During the censuses of 1850, 1860, and 1870, certain agricultural information was collected from each farm:
- name of owner or manager
- number of improved and unimproved acres
- cash value of the farm
- farming machinery
- animals slaughtered during the past year
- homemade manufactures
- number of horses, mules, “milch cows,” working oxen, other cattle, sheep, and swine
- type and amount of crops produced during preceding year
The 1880-1910 schedules expanded the information collected to include how much acreage is assigned to each crop, poultry owned, and eggs produced.
One insight that can be gained in family history research is the existence of “sideline businesses” operated by a farm that would not be included in the agricultural schedule. Examples of sideline businesses include tanning, milling, coopering, or cheese making.
Researchers should consult both Agricultural and Manufacturers Schedules to identify family industries.
Research Tips for Agriculture Schedules
Agriculture censuses can be used in the following ways:
- to fill gaps when land and tax records are missing or incomplete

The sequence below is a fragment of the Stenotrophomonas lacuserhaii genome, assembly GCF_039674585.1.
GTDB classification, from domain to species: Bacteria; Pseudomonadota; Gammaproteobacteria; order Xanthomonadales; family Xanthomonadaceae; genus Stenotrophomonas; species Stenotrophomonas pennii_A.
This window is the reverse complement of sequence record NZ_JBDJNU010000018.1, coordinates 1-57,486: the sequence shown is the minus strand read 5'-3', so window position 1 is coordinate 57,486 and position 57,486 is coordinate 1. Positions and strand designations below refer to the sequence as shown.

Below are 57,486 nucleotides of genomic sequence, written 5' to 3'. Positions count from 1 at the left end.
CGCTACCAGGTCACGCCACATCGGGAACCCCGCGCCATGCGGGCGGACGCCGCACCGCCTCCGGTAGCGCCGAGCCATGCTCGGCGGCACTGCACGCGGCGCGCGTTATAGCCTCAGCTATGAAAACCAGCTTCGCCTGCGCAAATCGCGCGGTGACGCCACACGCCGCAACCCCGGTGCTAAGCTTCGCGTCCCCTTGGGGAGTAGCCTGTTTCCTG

- to distinguish between people with the same names
- to document land holdings of ancestors with suitable follow-up in deeds, mortgages, tax rolls, and probate inventories
- to verify and document black sharecroppers and white overseers who may not appear in other record
- to identify free black men and their property holdings; and to trace their movements and economic growth.
Farms Not Included
Agricultural schedules did not include every farm in the United States. Farms producing less than $100 worth of products annually were excluded in 1850.
Additional agricultural operations were excluded in 1870, when farms owning less than three acres or producing less than $500 worth of products were eliminated from the schedule.
Where to Find Agricultural Schedules
Agriculture schedules are scattered among a variety of archives in which they were deposited by the National Archives and Records Service.
Most are not indexed, and only a few had been microfilmed until recently, when the National Archives asked that copies be returned for historical research.
The schedules for 1890 were destroyed by fire, and those for 1900 and 1910 were destroyed by Congressional order.